(Editorial) Burma nears high noon and still the UN falters
Monday, February 23, 109
Over this weekend Burmese authorities began to free prisoners from Rangoon’s notorious Insein prison under a government amnesty for 6,313 inmates nationwide. No one is certain how many of the 2,000-plus political prisoners would be released but it is clear that opposition leader Aung San Suu Kyi and her deputy Tin Oo, both of whom have been under house arrest since mid-2003, have been excluded from the amnesty.
Incidentally, Tin Oo’s prison term was extended by a year on the eve of the arrival of UN Rapporteur on Human Rights Tomas Ojea Quintana on February 14. A slap in the face to the UN would be an understatement.
The development came a day after UN envoy Ibrahim Gambari had just briefed the Security Council on his recent trip to Burma.
While the release of the political prisoners should be welcomed, one should not lose sight of the fact that things aren’t always what they seem in trouble plagued Burma.
Things move at snail’s pace and whatever development may have come out of the country must be received with a great deal of caution.
Like his last two trips to the military-run country, Gambari didn’t have much to say or offer to the UN Security Council. In fact, he was harshly criticised. France’s UN Ambassador Jean-Maurice Ripert called Gambari’s report “very, very thin and disappointing.”
He said the Security Council must not legitimise elections in Burma, scheduled for 2010, unless they are democratic and ensure that the opposition can fully participate.
It wasn’t that difficult to figure out because the UN Secretary General Ban Ki-moon had sent him there empty-handed.
Before Ban there was Kofi Anan and his point man on Burma, Razali Ismail. Like the current bunch, Razali couldn’t make headway with the stubborn Burmese generals.
And yet, these men still keep coming and yet the world continues to use the same benchmark to determine if these visits are successful or not. Photo ops with Suu Kyi or a meeting with junta supremo General Than Shwe should not be the benchmarks for success.
Catch words like ‘national reconciliation’ and ‘democratisation’ make nice sound bytes for the international audience and community, but for the Burmese junta, they want to know what any of these issues mean for them in real terms.
To be fair to the UN, the world body has neither carrot nor stick to offer the generals. But the UN can generate ideas and in situations like this, ideas count a great deal.
For too long, the UN, and much of the international community, has been dealing with Burma without a clear objective and strategy.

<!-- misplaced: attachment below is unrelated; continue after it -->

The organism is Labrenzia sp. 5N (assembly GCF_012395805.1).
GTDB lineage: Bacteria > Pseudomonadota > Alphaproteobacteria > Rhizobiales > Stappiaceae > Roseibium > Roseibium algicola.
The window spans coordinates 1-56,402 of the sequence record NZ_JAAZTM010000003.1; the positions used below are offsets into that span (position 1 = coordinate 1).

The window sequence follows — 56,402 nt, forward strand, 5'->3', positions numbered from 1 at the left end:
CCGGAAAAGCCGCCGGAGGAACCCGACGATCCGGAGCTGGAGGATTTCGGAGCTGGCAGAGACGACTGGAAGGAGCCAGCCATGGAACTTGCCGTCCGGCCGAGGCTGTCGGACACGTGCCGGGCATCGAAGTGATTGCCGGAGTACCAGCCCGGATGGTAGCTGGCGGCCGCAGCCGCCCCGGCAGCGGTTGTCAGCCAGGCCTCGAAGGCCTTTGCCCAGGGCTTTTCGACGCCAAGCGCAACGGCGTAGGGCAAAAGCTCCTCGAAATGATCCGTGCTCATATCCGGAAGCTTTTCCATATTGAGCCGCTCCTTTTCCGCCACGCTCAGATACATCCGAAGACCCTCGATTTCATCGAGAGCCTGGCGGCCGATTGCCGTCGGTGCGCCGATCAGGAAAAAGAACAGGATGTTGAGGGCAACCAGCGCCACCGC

We have to move beyond just telling the junta what we don’t like, and the UN must develop a more comprehensive plan of action for all stakeholders in Burma.
In other words, the Burmese generals need to know what awaits them – harsh jail terms or a Cabinet position under a civilian-led government.
For too long, regional countries and Asean members try, at times half-heartedly, to bring about changes in Burma. We use word like “Road Map” and “Constructive Engagement”, borrowing them from the Middle East and South Africa, respectively, without realising that for that in these cases, such words actually mean something.
The previous administration of Thaksin Shinawatra became a laughing stock when its Bangkok Process flopped. They were allowed to retreat quietly after the junta announced they have a roadmap for democratisation of their own. Burma’s general election is scheduled for next year and time could very well be running out for Asean and the world community if something is not done seriously.
US President Barack Obama, in his inaugural address made the world’s tyrants a proposition.
“We will extend a hand if you are willing to unclench your fist,” Obama said.
Incidentally, it is becoming clear that Burma could be the first test case for this approach.
Since the late 1990s, the US has maintained economic sanctions against Burma. But US Secretary of State Hillary Clinton, during her recent visit to Indonesia, announced a review of US policy towards Burma. She did not rule out easing sanctions or other forms of diplomatic engagement.
“Clearly, the path we have taken in imposing sanctions hasn’t influenced the Burmese junta,” Clinton said, adding that the policy of Burma’s neighbours of “reaching out and trying to engage them” has not produced desired results either.
The Bush Administration won a great deal of admiration for its tough position on Burma. But in real terms it didn’t do much in loosening the junta’s tight grip on its people or improving their livelihoods.
It’s Obama’s turn now. And by all means, Washington should conduct a policy review. But the US president must stick to what he said in his inaugural address: Relax your grip on your people and we just might extend a hand to you.